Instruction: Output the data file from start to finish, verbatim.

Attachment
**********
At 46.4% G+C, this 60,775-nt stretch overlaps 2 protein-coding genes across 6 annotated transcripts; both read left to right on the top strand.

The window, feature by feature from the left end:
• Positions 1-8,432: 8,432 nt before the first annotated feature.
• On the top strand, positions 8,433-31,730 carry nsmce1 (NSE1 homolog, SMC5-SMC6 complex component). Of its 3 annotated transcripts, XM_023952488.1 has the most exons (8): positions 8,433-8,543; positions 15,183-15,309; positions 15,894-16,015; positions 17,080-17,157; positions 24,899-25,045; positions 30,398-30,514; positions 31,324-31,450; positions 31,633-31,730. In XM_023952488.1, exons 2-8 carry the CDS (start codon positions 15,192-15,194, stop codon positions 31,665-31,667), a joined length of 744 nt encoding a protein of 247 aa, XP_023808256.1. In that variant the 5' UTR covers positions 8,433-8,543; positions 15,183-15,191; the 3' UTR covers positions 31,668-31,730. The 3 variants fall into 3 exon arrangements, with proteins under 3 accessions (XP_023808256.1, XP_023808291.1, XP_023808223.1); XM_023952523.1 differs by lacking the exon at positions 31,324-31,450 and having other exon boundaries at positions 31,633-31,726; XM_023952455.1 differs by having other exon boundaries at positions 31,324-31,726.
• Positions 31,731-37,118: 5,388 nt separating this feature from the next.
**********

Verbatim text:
At 46.4% G+C, this 60,775-nt stretch overlaps 2 protein-coding genes across 6 annotated transcripts; both read left to right on the top strand.

The window, feature by feature from the left end:
• Positions 1-8,432: 8,432 nt before the first annotated feature.
• On the top strand, positions 8,433-31,730 carry nsmce1 (NSE1 homolog, SMC5-SMC6 complex component). Of its 3 annotated transcripts, XM_023952488.1 has the most exons (8): positions 8,433-8,543; positions 15,183-15,309; positions 15,894-16,015; positions 17,080-17,157; positions 24,899-25,045; positions 30,398-30,514; positions 31,324-31,450; positions 31,633-31,730. In XM_023952488.1, exons 2-8 carry the CDS (start codon positions 15,192-15,194, stop codon positions 31,665-31,667), a joined length of 744 nt encoding a protein of 247 aa, XP_023808256.1. In that variant the 5' UTR covers positions 8,433-8,543; positions 15,183-15,191; the 3' UTR covers positions 31,668-31,730. The 3 variants fall into 3 exon arrangements, with proteins under 3 accessions (XP_023808256.1, XP_023808291.1, XP_023808223.1); XM_023952523.1 differs by lacking the exon at positions 31,324-31,450 and having other exon boundaries at positions 31,633-31,726; XM_023952455.1 differs by having other exon boundaries at positions 31,324-31,726.
• Positions 31,731-37,118: 5,388 nt separating this feature from the next.